Silison Graphics' New Zealand operation will escaped unscathed by job losses following the recent announcement of the company’s restructure.
Two weeks ago SGI said it was reorganising in a bid to save $US300 million annually and 1500 jobs were expected to go worldwide.
The move comes as SGI tries to sustain profitability after more than two years of unimpressive revenue growth. Last month the company reported its first profitable quarter in 18 months, with most of the gains in the Orix server business.
However, SGI New Zealand gene-ral manager Peter Vanderbeke says the local business has increased revenue by 30% year on year and that he does not expect any redundancies among the 20 local staff.
Large account wins in the past year have been the Vector to the National Institute of Water and Air (NIWA), 32-processor Origin servers to Peace Software and Auckland University, graphics workstations and servers to computer animation firm Weta and a professional services engagement with Telecom, he says.
Also contained in the restructure announcement was the news that SGI would spin off its Cray super computer division.
New Zealand’s only user of a Cray supercomputer, NIWA, is unconcerned by the news that SGI is splitting off its Cray division into a separate company.
“We’re not worried,” says NIWA IT manager Anthony Cole.
“There will still be a lot of cross-fertilisation between SGI and Cray as they have learned a lot from each other and I understand they will still be manufacturing various components at each other’s plants. It’s business as usual for us.”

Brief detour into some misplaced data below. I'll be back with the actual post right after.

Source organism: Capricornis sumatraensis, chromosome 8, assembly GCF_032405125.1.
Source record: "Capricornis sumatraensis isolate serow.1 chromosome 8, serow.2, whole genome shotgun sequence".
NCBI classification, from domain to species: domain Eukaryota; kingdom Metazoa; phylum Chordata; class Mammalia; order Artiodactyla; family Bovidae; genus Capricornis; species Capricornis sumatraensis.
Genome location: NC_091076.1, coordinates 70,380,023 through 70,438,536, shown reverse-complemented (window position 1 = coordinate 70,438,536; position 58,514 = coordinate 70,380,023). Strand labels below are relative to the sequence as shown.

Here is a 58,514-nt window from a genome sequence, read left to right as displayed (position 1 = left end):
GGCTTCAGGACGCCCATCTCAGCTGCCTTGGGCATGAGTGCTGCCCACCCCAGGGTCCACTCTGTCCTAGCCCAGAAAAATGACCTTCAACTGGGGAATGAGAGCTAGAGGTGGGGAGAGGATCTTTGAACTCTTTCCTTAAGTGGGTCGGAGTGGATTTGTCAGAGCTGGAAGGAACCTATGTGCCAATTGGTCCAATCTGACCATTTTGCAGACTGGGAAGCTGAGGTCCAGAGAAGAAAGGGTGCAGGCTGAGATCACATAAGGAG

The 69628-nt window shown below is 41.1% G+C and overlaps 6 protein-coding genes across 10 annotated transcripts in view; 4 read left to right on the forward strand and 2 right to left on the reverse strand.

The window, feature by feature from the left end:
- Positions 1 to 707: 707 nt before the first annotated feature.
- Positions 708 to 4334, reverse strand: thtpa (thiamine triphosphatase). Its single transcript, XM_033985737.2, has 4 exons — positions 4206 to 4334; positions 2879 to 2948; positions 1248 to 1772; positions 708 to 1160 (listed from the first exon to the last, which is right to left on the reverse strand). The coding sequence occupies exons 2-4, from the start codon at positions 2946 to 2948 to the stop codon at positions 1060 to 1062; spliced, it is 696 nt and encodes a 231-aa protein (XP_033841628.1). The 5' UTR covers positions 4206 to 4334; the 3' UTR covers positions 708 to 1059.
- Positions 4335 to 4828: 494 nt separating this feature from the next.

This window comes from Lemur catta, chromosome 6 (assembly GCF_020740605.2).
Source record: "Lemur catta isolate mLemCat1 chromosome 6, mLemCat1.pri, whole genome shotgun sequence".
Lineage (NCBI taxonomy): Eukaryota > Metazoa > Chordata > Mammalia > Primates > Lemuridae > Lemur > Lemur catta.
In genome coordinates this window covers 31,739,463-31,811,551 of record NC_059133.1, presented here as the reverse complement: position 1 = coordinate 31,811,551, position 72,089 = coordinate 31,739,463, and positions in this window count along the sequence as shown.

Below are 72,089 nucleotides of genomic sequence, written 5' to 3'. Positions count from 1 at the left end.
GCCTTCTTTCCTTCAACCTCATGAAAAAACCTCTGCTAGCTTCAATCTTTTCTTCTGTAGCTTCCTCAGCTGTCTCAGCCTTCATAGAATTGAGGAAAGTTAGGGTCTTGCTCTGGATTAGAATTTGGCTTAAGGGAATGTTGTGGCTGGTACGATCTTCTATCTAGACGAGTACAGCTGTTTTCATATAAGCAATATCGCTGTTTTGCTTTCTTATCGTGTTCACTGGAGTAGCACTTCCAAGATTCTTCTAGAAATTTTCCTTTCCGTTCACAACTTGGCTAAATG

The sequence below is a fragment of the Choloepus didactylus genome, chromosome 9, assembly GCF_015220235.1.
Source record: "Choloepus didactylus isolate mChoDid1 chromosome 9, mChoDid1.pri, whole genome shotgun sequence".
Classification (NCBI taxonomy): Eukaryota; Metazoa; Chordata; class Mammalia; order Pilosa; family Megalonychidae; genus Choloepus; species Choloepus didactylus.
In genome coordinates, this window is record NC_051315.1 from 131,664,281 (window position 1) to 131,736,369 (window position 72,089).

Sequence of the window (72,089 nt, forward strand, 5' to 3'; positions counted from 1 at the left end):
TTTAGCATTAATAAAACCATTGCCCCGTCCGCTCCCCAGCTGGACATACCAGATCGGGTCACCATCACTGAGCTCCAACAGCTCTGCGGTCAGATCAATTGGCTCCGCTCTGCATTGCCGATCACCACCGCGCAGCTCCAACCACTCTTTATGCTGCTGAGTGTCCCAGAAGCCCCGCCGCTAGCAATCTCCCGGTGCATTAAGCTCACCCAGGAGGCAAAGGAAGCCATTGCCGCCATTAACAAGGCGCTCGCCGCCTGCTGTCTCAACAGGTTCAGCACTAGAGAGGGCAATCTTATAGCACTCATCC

NIWA bought a Cray Vector computer at the beginning of the year.
“Cray and SGI have always had quite different cultures, it was quite apparent when you visited them,” says Cole. “Cray was oriented toward research and SGI toward commerce.”
Which is the reason, according to Vanderbeke, that the decision was made to spin off the division.
“Vector customers are a different style of customer compared to commercial customers. This will enable us to focus on their needs better.”
As per the global restructure, SGI New Zealand will focus on high-performance Origin servers (which make up 50% of the company’s business), graphics and Internet sales.
As another part of its strategy SGI is now offering Linux servers, along with Windows and its traditional Irix OS.
However, Vanderbeke says Irix will eventually be phased to high end systems. “We believe scalable Linux is the way of the future. We have released our first Linux server, the SGI 1400L, which is IA-32 based and which supports both Linux and NT.
“We will have a two-processor mo-del in the next few months and then an eight--pro---cessor model. The really high-end applications will still run on the Irix OS.
“The only thing that has been holding Linux back has been lack of support from a commercial company and we’re now doing that. We plan to extend that support to third-party servers.
“We recently open-sourced our Irix XFS file system to Linux.”
The broadband Internet server market is also a key component of SGI’s strategy, says Vanderbeke.
“We will be looking for early adopters in the market for media serving, ASPs [application service providers] as well as video-on-demand. You’ll see SUSEs (single-use ser-ver environments) where you take a platform and put one application on it, then tune the environment purely to run that application. We’ll have video-on-demand SUSEs and ASP SUSEs.
“Broadband plays well into SGI because of our heritage with gra-phics and multimedia. We’re good at I/O [input/output] through-put. That’s something that will be essential for the future,” says Vanderbeke.